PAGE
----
Lower Back Injury from the T-Bar Row Exercise

The T-Bar Row exercise is one of the biggest mass builders for the back. It recruits the big muscles of the lats, traps and the rhomboids. It is a pulling exercise that allows you to lift heavy weight.

Although T-Bar row machines do exist, most bodybuilders who train at home simply use a plain straight barbell. One end is loaded with the barbell plates and the other end is simply stuck or jammed to a corner on the floor.

There are several ways of gripping the loaded barbell for the T-bar row exercise. Bodybuilders typically use an attachment bar of some sort to grip the bar.

The hand grip on the attachment handle can be overhand (as shown in the thumbnail photo), underhand or parallel. When I finished assembling my homemade parallel grip bar, the T-bar row exercise is one of a few exercises I thought of.


Back Pain from Improper Form

Barely has the paint dried on the parallel grip bar handles that I decided to try out my new homemade gym equipment. Excitement took the better of my judgement though.

A 25 lb. barbell plate isn't heavy at all and so I loaded that on one sleeve of the barbell. The parallel grip bar held up really well and was practically begging for more weight. In my eagerness with this newfound exercise, I heeded the call and added another 25 lb. barbell plate.




Realize though that I was just getting back to a regular fitness training routine after a foot injury. That means I haven't had strength training exercises for a long time.


Effect of Additional Weight Plates

Again, 50 lbs. isn't heavy but requires just a little more "oomph" than the 25 lb. plate. I was aware of improper form. But because I was trying out new equipment and exercise, I also explored possibilities in performing the exercise.

Playfully, I tried heaving and jerking the 50 lb. weight as I performed the T-Bar Row exercise. This time, the quads or thigh muscles were aiding the lift because of the jerk. Heck, it was only 50 lbs. I thought.

Well stupid me, I realize my lower back was getting stressed in short bursts because of the jerking motion. After putting down the bar, I felt a slight discomfort.

There was no pain, just a slight discomfort. It was only the following morning that I knew I whacked my lower back from the improper form.


Treatment for the Low Back Injury

The pain and discomfort I felt in the following days quickly reminded me of another lower back injury that I endured 6 years ago (2004). That was when I hurt my lower back after a set of heavy deadlifts at our old house. The weight was my all-time heaviest and I stupidly hyperextended my back at the last rep. Yup, another improper from.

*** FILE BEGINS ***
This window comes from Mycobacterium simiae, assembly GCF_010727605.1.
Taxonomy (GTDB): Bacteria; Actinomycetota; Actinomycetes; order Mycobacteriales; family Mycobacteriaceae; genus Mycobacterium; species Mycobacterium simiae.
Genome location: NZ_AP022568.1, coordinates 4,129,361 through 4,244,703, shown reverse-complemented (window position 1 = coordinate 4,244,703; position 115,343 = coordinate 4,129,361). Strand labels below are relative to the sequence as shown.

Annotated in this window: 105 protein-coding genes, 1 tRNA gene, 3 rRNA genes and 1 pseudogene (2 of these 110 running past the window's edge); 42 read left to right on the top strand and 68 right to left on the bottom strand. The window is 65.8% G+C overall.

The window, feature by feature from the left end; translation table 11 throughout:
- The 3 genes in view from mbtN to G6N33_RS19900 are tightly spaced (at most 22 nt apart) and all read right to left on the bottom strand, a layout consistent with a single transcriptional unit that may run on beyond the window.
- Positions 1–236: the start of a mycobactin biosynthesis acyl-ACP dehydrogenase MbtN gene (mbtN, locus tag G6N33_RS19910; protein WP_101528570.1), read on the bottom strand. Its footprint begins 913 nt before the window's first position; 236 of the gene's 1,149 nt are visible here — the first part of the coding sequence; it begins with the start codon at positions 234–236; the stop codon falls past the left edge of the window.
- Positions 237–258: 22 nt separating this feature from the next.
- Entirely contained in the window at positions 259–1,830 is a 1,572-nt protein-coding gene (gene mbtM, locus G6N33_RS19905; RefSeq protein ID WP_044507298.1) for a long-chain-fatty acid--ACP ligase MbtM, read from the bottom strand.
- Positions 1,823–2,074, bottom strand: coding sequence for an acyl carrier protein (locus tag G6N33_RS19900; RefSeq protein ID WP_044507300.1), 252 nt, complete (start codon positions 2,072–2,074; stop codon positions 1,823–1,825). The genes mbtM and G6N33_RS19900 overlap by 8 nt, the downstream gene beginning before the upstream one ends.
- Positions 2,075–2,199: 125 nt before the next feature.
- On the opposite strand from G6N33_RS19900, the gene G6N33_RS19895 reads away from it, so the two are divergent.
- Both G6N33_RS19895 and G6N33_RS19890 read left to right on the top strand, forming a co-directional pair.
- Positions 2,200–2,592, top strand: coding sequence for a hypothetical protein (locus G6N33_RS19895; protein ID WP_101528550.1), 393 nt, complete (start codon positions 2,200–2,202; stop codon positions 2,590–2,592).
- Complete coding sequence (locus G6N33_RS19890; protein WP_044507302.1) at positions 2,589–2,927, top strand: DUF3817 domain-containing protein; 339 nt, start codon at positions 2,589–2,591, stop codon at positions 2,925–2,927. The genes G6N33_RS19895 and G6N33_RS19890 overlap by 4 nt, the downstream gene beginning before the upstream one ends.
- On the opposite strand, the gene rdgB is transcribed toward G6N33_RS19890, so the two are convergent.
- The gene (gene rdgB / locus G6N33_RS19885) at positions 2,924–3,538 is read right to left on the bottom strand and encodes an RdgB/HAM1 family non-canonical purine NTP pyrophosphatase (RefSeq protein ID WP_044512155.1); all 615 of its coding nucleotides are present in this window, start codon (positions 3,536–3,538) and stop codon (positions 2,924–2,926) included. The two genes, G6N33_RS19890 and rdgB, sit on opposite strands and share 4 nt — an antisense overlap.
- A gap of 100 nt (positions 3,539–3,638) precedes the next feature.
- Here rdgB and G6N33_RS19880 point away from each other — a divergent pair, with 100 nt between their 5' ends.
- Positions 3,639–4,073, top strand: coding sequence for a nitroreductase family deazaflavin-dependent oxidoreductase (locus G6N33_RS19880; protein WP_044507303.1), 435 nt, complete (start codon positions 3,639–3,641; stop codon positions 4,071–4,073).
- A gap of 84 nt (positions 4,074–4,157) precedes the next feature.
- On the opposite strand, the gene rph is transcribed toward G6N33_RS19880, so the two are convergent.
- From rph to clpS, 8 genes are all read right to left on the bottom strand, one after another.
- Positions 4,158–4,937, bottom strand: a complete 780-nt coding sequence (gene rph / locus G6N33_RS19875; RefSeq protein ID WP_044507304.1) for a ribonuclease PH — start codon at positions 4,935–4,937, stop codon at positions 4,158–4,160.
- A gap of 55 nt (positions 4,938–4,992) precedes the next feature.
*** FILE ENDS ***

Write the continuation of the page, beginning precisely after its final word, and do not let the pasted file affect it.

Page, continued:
That particular incident really scared me because of the thought that I might not be able to walk again. It was THAT painful.

The lower back pain that resulted from the T-Bar row exercise's improper form was lesser though similar. I still remember the physical therapy performed by the physiotherapists on my lower back rehab.




These were the modes of treatment advised by the rehab doctor at the rehabilitation clinic six years ago. And so I felt I could confidently treat this lower back injury on my own. And I did.


Steps for Treating the Lower Back

Here are the steps I did to treat my low back pain:
  1. Ice the area immediately. Lie face down and rest the icebag on the lower back. Do this twice a day for two days.

  2. Take a pain reliever or NSAIDs (non-steroidal anti-inflammatory drugs) as needed only, i.e., when you feel pain.

  3. Completely rest for the following three weeks or more (depends on the persistence of pain). There should be no lifting whatsoever.

  4. In the morning, apply warm compress on the lower back. Lie face down and rest a hot water bottle on your lower back. You may have to put a towel or handkerchief between your back and the hot water bottle if the hot water bottle is too hot.

    The heat should be high enough to be comforably bearable but not high enough to burn your skin. Do this for 15 to 20 minutes.

  5. After the warm compress, perform the Williams Flexion exercises for the back. Do this slowly and carefully at low intensity for the first week, gradually increasing intensity in the following weeks.

Lower back pain from injury is always bad news. The pain limits your day-to-day functions. The modalities of treatment like the warm compresses and Williams exercises can be time-consuming.

And the setback can derail your strength training goals. Just take it easy for the next few weeks and treat this hiatus as a needed and welcome break.


REMEMBER!

If there is unusual persistent pain, consulting with a doctor would be the best thing you could do. The Medical Departures link below will let you find the best and affordable doctors in the field. Find one now!

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